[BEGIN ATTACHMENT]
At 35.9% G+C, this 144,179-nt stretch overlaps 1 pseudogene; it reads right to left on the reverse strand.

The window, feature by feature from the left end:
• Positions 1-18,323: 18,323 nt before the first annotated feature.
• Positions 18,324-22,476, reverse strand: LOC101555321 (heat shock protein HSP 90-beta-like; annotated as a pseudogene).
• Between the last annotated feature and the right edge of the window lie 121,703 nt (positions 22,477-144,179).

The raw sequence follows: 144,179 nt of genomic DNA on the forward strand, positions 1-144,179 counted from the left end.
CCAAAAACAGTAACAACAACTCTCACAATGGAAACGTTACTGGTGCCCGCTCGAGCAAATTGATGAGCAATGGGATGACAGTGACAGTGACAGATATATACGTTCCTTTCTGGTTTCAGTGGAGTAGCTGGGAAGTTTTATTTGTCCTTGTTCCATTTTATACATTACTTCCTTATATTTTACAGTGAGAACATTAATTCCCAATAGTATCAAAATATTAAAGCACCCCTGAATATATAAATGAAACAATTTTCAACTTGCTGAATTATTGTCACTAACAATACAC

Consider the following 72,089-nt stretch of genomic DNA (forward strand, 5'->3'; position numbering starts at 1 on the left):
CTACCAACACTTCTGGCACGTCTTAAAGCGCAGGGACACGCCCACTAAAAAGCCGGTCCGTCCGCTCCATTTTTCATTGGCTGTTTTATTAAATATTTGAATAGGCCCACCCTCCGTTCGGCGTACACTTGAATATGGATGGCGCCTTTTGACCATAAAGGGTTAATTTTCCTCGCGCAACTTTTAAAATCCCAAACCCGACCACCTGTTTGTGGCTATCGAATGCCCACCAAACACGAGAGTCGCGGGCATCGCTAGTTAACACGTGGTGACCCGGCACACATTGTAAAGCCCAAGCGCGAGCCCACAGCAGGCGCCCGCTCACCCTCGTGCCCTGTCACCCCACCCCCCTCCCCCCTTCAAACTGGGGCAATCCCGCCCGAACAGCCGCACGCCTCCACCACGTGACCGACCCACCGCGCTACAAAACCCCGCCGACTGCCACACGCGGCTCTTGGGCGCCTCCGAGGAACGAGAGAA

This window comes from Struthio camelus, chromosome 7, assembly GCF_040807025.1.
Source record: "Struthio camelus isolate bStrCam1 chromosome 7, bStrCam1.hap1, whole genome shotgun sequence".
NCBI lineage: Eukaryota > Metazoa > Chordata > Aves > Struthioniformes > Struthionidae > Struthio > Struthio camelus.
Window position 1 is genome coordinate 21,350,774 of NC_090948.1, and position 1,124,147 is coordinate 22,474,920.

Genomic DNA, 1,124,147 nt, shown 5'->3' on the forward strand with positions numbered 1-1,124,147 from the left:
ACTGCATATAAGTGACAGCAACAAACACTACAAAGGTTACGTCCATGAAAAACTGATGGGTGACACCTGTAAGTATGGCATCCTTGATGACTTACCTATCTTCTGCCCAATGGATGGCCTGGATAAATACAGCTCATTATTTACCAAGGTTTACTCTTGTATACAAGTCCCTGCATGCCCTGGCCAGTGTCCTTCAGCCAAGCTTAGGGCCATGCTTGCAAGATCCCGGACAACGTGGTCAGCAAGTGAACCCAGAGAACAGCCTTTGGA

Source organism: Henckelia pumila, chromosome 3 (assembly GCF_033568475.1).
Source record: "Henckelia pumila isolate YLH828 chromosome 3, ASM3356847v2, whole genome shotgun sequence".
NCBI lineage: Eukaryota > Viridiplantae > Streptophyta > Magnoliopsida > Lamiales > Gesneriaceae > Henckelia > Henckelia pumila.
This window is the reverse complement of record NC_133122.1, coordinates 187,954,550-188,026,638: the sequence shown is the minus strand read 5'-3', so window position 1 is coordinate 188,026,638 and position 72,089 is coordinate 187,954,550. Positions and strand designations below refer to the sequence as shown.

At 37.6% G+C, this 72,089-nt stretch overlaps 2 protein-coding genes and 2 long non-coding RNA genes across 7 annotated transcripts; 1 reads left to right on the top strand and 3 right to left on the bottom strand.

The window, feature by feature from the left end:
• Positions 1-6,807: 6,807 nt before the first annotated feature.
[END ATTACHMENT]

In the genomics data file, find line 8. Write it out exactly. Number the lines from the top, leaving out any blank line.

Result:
Consider the following 72,089-nt stretch of genomic DNA (forward strand, 5'->3'; position numbering starts at 1 on the left):